Businesses should start to prepare for a much higher level of import scrutiny.

Ultimately, any private entity that stands to benefit from access to U.S. markets owes a duty to the American public to ensure that the products they export and sell comply with all applicable safety standards. Accountability for ensuring that these standards are met rests with all stakeholders across the import process, both public and private.

—Protecting American Consumers Every Step of the Way: A strategic framework for continual improvement in import safety. A Report to the President, September 10, 2007.

The reaction in the United States to the discovery of imported toys with lead paint and unwholesome foods has been vocal and swift. Businesses across the spectrum of U.S. industry have issued statements assuring consumers of the safety of their products and promising stronger preventative efforts in the future. Hearings on Capitol Hill and the President’s establishment of a blue ribbon panel to examine import safety in the United States soon followed.

On September 10, 2007, the results of that very important blue ribbon panel examination were released in the Interagency Working Group on Import Safety’s Report entitled "Protecting American Consumers Every Step of the Way: A strategic framework for continual improvement in import safety." The results and recommendations of the Report are very far reaching and, if implemented, will potentially affect foreign exporters to the United States as well as U.S. businesses that depend on imports and cater to U.S. consumers.

The Report’s Conclusions

The Report, which purports to develop a "strategic framework" for ensuring the safety of imports, reaches several conclusions that could significantly affect all U.S. businesses that rely on imports and sell to consumers (retail goods, pharmaceuticals, food products, to name just a few), as well as their foreign suppliers.

Moving from a "Snapshot" to a "Video" Approach in Import Safety Perhaps of greatest significance to U.S. and foreign industry, the Report proposes a systemic shift in the U.S. import safety regime from a "snapshot" to a "video" approach. By this, the Report’s authors mean that importers and their foreign suppliers, should be ready to switch from a system where imports are simply inspected at the port of entry (a "snapshot" approach) to a system that looks at the entire "import life cycle" of their goods, from production through sale (a "video" approach)

This "video" concept is essentially a Hazard Analysis and Critical Control Points (HACCP)-style approach to imported goods, and is currently employed by U.S. poultry and meat processors. Under this system, importers would take a "preventative" approach to product safety by identifying "critical control points" in their production system—steps in the process where a potential risk presents itself—and then monitoring and testing at these points.

The practical impact of this change will be significant. U.S. businesses and their suppliers will be tasked with developing adequate control systems and making sure, through testing and certification, that they are in fact meeting the terms of their control systems. In many cases, this testing and approval will be left to third-party laboratories and certification bodies. Implementation of such requirements across a complete "supply chain" also could effectively make mandatory the security criteria for participation by U.S. importers in the still-voluntary Customs Trade Partnership Against Terrorism (C-TPAT) program.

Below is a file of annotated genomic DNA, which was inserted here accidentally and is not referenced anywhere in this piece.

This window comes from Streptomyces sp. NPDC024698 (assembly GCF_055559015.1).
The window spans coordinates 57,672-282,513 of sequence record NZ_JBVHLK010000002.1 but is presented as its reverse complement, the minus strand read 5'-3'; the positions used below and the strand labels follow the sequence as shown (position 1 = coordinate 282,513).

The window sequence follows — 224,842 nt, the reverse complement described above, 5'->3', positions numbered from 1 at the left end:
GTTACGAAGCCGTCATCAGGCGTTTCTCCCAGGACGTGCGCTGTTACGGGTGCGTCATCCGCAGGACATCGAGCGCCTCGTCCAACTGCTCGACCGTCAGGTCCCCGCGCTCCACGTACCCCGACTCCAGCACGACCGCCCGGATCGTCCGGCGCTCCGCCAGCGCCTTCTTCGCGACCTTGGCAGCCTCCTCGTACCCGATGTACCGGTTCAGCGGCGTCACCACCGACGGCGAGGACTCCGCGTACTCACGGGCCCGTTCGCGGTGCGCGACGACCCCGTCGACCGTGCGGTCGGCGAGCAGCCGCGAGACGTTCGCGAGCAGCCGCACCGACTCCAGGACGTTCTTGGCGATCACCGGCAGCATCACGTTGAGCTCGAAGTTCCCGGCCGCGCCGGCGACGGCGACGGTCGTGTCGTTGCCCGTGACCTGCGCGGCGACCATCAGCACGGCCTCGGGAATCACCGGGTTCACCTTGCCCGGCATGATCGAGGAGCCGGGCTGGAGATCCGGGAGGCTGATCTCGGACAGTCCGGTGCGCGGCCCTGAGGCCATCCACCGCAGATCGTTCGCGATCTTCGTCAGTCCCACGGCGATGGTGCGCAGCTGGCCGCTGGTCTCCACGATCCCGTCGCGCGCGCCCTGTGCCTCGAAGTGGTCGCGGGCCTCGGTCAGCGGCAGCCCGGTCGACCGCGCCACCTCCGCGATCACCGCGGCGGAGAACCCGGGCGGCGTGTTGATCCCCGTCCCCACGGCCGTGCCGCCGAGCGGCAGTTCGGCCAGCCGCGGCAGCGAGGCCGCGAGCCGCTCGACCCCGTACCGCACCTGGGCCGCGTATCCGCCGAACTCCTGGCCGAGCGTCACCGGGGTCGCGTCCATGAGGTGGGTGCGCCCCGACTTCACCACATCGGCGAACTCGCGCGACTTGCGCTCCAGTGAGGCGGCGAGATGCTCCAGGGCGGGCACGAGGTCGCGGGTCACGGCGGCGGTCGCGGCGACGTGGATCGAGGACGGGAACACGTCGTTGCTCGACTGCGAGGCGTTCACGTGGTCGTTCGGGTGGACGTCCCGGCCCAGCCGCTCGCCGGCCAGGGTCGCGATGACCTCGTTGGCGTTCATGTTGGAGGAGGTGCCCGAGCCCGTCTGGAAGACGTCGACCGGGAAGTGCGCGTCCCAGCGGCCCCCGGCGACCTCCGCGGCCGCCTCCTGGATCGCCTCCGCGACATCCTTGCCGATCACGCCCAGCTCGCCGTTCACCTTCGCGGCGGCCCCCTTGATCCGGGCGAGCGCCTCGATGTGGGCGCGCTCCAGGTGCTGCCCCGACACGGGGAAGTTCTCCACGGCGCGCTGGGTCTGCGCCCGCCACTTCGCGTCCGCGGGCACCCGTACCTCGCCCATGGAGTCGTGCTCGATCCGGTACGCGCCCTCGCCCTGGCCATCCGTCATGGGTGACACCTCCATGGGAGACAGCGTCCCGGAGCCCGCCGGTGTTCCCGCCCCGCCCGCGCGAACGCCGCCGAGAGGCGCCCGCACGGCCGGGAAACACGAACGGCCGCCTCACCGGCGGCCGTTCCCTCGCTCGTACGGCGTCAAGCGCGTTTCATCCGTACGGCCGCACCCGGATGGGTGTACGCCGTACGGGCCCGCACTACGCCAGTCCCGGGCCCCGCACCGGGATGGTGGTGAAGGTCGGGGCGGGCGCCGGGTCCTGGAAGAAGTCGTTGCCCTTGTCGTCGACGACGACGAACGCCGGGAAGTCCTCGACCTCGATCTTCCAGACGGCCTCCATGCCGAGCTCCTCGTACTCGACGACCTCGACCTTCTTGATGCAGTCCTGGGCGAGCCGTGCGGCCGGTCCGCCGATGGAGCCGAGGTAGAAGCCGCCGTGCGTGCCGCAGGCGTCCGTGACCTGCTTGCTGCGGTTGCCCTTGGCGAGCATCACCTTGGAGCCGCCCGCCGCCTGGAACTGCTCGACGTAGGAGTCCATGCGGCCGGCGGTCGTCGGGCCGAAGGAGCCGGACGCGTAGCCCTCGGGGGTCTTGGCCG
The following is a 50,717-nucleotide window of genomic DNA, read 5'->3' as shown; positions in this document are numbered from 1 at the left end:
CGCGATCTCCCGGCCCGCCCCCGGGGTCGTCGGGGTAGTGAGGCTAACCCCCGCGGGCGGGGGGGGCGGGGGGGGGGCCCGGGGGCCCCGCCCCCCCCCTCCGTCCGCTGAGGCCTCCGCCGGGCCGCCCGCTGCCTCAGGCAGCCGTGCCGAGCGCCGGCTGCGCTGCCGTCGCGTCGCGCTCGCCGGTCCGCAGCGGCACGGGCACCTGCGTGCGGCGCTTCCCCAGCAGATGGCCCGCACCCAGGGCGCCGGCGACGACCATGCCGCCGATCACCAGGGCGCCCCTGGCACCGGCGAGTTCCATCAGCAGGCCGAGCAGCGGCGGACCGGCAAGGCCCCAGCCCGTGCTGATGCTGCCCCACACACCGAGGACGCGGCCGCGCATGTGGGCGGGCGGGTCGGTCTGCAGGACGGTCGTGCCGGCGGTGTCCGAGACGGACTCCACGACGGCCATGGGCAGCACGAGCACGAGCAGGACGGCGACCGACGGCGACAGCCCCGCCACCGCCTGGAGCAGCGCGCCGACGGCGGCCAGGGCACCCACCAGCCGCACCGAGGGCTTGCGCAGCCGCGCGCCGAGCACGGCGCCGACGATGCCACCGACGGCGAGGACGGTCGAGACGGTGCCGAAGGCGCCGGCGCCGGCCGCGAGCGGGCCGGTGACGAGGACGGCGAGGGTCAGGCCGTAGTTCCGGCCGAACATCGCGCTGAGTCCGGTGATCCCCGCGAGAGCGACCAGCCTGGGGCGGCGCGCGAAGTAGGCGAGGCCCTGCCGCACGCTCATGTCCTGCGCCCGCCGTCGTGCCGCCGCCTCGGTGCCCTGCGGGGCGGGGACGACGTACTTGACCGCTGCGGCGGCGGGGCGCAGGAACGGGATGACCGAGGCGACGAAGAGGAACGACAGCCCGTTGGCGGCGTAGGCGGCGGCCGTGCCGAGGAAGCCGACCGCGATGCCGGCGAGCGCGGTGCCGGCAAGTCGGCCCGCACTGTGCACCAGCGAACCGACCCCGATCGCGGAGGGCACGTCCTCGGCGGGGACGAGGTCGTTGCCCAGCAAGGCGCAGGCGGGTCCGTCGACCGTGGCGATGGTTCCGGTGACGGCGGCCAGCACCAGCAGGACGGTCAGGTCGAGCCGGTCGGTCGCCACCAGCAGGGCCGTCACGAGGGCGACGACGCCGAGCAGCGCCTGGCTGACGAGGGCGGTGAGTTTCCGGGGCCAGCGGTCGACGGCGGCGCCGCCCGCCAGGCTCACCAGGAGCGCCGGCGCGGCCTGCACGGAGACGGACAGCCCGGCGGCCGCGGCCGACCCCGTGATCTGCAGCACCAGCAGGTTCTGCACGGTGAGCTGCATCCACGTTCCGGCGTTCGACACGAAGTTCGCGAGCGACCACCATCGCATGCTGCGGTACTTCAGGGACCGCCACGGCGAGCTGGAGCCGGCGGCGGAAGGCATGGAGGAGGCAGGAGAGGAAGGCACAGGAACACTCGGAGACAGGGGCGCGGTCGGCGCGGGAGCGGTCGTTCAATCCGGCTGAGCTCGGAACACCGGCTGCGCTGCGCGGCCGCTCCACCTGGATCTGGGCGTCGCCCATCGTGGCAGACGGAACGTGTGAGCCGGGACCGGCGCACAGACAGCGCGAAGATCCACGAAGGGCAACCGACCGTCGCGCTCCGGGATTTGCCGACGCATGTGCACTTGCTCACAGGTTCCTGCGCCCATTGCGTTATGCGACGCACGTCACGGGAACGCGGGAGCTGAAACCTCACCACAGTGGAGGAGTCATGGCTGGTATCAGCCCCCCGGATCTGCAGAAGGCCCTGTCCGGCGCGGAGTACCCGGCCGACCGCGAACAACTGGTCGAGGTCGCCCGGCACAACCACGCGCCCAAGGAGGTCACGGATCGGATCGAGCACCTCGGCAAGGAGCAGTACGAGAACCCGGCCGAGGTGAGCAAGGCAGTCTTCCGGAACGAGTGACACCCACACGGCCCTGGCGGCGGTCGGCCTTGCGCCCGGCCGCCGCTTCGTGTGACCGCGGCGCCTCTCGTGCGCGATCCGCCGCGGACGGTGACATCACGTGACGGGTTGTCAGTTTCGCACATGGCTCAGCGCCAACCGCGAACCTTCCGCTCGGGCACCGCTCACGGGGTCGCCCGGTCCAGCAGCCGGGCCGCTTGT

Additional Conclusions

In addition, the Report proposes several other recommendations that U.S. businesses and their foreign suppliers should watch closely:

  • More effective government (local, federal and foreign) intervention through risk-based inspection
  • Stronger penalties for "bad actors" and more effective enforcement of product recalls
  • Connecting the data "silos" to make sure that there is an effective flow and sharing of relevant information regarding imports between U.S. government agencies
  • Stronger protection of intellectual property rights. The concern that harmful imports may enter the United States under the guise of a legitimate product gives rise to a recommendation in the Report that U.S. import safety efforts should include enhanced surveillance for counterfeit products and more robust enforcement of intellectual property rights.

What Can Businesses Do to Get Ready?

The President’s Working Group has committed to proposing an action plan to implement its conclusions by mid-November, 2007. In the meantime, the Report, its conclusions and the general state of U.S. import safety are open for public comment until October 1, 2007. Affected businesses should consider commenting on the Report, particularly if they have complex production and distribution channels—the less streamlined a business is, the more intricate and potentially burdensome a HACCP-style program will be. U.S. businesses that rely on unaffiliated foreign suppliers might face particular hardship.

In addition, businesses should start to prepare for a much higher level of import scrutiny. Although the book on what form that scrutiny will take is yet to be written, it is inevitable that, in the wake of recent events, changes are coming, and businesses that sell imported goods will be under closer surveillance. If they have not done so already, U.S. and foreign businesses should examine their production, distribution and sales models, highlight areas where potential risks exist, and work to develop science and standard-based means to reduce any risk. Not only is this good business in the here-and-now, it also may help prevent growing pains in the future as we move to a "video" approach to import safety.

A copy of the Report may be found at